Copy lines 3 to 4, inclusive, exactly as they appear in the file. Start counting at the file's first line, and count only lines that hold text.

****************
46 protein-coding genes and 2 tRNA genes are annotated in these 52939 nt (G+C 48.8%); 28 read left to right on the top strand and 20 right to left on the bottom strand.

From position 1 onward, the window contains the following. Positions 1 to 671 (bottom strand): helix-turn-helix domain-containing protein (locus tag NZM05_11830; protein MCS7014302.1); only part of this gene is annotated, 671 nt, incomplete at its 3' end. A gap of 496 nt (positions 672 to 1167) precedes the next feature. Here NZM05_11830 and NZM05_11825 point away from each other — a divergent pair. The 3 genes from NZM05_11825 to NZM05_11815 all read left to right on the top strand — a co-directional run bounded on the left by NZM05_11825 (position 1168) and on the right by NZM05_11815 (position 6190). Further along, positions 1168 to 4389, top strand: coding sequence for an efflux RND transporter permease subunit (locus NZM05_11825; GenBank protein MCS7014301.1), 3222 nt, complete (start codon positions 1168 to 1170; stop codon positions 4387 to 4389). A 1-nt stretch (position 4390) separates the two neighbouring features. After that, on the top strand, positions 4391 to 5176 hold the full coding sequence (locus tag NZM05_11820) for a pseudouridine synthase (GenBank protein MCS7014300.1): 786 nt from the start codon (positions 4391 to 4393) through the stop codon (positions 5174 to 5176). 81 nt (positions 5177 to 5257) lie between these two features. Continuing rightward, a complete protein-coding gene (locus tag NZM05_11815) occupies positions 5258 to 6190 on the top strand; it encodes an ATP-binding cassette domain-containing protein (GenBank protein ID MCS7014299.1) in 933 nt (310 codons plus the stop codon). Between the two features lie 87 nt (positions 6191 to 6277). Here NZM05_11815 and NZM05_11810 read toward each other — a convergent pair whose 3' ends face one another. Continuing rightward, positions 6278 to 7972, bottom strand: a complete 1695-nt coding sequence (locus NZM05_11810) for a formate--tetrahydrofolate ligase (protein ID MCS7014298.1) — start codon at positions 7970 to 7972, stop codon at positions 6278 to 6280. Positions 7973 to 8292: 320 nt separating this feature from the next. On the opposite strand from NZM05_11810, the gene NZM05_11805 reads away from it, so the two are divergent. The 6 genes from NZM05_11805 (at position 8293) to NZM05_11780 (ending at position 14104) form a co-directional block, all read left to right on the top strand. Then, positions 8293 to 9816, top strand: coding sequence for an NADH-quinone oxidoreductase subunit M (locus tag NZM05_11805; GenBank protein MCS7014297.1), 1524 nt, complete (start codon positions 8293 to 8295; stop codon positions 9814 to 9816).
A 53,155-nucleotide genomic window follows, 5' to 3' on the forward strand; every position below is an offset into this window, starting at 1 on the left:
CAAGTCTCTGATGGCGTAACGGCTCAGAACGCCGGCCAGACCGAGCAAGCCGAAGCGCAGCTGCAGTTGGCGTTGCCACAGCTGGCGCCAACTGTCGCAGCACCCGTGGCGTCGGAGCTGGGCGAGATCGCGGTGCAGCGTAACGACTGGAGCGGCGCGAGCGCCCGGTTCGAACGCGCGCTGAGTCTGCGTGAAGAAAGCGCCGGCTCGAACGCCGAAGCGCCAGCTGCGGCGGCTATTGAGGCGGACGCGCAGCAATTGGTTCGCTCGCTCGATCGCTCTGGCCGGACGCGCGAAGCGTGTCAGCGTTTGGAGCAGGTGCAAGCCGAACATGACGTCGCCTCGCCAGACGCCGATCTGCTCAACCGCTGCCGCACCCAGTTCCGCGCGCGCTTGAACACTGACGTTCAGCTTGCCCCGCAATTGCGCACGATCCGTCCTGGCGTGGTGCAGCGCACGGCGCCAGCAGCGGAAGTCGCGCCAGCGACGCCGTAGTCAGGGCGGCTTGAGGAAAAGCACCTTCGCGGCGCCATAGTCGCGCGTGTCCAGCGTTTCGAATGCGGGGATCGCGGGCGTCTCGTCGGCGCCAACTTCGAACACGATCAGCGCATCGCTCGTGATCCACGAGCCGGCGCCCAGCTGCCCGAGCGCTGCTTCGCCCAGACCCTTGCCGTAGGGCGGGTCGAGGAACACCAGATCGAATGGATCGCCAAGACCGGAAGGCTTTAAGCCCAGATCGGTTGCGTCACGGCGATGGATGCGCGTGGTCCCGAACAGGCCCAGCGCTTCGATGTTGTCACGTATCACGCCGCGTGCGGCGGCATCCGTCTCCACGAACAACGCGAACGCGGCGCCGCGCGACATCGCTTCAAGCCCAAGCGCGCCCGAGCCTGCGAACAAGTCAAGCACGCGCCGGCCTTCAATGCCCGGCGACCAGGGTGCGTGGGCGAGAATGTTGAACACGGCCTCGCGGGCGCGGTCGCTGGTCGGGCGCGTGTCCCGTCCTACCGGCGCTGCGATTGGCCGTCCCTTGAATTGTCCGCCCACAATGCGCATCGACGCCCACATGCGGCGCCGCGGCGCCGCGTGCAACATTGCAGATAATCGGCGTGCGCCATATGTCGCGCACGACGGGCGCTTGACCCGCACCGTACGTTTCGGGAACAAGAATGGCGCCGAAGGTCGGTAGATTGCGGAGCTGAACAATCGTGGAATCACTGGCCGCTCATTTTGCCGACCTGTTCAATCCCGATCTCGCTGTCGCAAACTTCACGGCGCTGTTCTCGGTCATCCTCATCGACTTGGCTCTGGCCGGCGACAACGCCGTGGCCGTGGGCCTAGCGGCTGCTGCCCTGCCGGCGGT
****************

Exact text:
A 53,155-nucleotide genomic window follows, 5' to 3' on the forward strand; every position below is an offset into this window, starting at 1 on the left:
CAAGTCTCTGATGGCGTAACGGCTCAGAACGCCGGCCAGACCGAGCAAGCCGAAGCGCAGCTGCAGTTGGCGTTGCCACAGCTGGCGCCAACTGTCGCAGCACCCGTGGCGTCGGAGCTGGGCGAGATCGCGGTGCAGCGTAACGACTGGAGCGGCGCGAGCGCCCGGTTCGAACGCGCGCTGAGTCTGCGTGAAGAAAGCGCCGGCTCGAACGCCGAAGCGCCAGCTGCGGCGGCTATTGAGGCGGACGCGCAGCAATTGGTTCGCTCGCTCGATCGCTCTGGCCGGACGCGCGAAGCGTGTCAGCGTTTGGAGCAGGTGCAAGCCGAACATGACGTCGCCTCGCCAGACGCCGATCTGCTCAACCGCTGCCGCACCCAGTTCCGCGCGCGCTTGAACACTGACGTTCAGCTTGCCCCGCAATTGCGCACGATCCGTCCTGGCGTGGTGCAGCGCACGGCGCCAGCAGCGGAAGTCGCGCCAGCGACGCCGTAGTCAGGGCGGCTTGAGGAAAAGCACCTTCGCGGCGCCATAGTCGCGCGTGTCCAGCGTTTCGAATGCGGGGATCGCGGGCGTCTCGTCGGCGCCAACTTCGAACACGATCAGCGCATCGCTCGTGATCCACGAGCCGGCGCCCAGCTGCCCGAGCGCTGCTTCGCCCAGACCCTTGCCGTAGGGCGGGTCGAGGAACACCAGATCGAATGGATCGCCAAGACCGGAAGGCTTTAAGCCCAGATCGGTTGCGTCACGGCGATGGATGCGCGTGGTCCCGAACAGGCCCAGCGCTTCGATGTTGTCACGTATCACGCCGCGTGCGGCGGCATCCGTCTCCACGAACAACGCGAACGCGGCGCCGCGCGACATCGCTTCAAGCCCAAGCGCGCCCGAGCCTGCGAACAAGTCAAGCACGCGCCGGCCTTCAATGCCCGGCGACCAGGGTGCGTGGGCGAGAATGTTGAACACGGCCTCGCGGGCGCGGTCGCTGGTCGGGCGCGTGTCCCGTCCTACCGGCGCTGCGATTGGCCGTCCCTTGAATTGTCCGCCCACAATGCGCATCGACGCCCACATGCGGCGCCGCGGCGCCGCGTGCAACATTGCAGATAATCGGCGTGCGCCATATGTCGCGCACGACGGGCGCTTGACCCGCACCGTACGTTTCGGGAACAAGAATGGCGCCGAAGGTCGGTAGATTGCGGAGCTGAACAATCGTGGAATCACTGGCCGCTCATTTTGCCGACCTGTTCAATCCCGATCTCGCTGTCGCAAACTTCACGGCGCTGTTCTCGGTCATCCTCATCGACTTGGCTCTGGCCGGCGACAACGCCGTGGCCGTGGGCCTAGCGGCTGCTGCCCTGCCGGCGGT